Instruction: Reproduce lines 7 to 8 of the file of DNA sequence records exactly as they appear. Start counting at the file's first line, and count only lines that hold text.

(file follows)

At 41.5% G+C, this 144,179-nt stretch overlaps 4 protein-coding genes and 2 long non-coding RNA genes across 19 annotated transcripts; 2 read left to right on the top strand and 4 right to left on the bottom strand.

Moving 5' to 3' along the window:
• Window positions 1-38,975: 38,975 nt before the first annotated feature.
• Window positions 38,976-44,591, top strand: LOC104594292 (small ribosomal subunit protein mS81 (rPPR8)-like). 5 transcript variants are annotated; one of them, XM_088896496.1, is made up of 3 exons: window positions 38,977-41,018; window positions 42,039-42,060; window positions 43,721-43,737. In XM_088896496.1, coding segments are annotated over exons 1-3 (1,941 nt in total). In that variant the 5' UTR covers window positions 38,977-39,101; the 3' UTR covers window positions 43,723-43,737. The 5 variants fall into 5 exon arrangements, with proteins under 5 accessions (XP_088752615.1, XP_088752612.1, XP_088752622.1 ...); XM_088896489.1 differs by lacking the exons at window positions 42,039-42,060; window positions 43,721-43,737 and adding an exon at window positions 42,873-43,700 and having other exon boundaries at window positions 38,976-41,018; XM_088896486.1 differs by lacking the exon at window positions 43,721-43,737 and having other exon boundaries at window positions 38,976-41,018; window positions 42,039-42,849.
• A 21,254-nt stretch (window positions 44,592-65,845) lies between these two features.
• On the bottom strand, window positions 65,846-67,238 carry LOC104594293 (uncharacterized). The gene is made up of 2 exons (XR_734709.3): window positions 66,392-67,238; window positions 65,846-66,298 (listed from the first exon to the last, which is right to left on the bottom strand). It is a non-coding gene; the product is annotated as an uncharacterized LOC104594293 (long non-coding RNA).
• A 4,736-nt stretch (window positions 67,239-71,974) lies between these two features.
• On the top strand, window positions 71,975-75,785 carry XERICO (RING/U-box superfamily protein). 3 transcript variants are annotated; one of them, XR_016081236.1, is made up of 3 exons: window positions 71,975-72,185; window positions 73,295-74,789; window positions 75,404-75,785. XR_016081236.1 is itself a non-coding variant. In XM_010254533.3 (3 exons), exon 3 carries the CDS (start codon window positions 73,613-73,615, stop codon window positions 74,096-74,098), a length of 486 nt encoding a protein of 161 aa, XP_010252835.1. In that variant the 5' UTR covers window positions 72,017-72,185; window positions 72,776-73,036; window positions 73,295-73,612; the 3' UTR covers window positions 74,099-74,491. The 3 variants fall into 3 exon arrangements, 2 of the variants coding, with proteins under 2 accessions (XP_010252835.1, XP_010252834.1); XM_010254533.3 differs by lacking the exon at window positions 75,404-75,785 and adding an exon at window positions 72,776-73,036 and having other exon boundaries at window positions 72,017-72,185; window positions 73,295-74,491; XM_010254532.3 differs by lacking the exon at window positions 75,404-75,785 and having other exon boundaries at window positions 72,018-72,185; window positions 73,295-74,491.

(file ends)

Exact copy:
• A 4,736-nt stretch (window positions 67,239-71,974) lies between these two features.
• On the top strand, window positions 71,975-75,785 carry XERICO (RING/U-box superfamily protein). 3 transcript variants are annotated; one of them, XR_016081236.1, is made up of 3 exons: window positions 71,975-72,185; window positions 73,295-74,789; window positions 75,404-75,785. XR_016081236.1 is itself a non-coding variant. In XM_010254533.3 (3 exons), exon 3 carries the CDS (start codon window positions 73,613-73,615, stop codon window positions 74,096-74,098), a length of 486 nt encoding a protein of 161 aa, XP_010252835.1. In that variant the 5' UTR covers window positions 72,017-72,185; window positions 72,776-73,036; window positions 73,295-73,612; the 3' UTR covers window positions 74,099-74,491. The 3 variants fall into 3 exon arrangements, 2 of the variants coding, with proteins under 2 accessions (XP_010252835.1, XP_010252834.1); XM_010254533.3 differs by lacking the exon at window positions 75,404-75,785 and adding an exon at window positions 72,776-73,036 and having other exon boundaries at window positions 72,017-72,185; window positions 73,295-74,491; XM_010254532.3 differs by lacking the exon at window positions 75,404-75,785 and having other exon boundaries at window positions 72,018-72,185; window positions 73,295-74,491.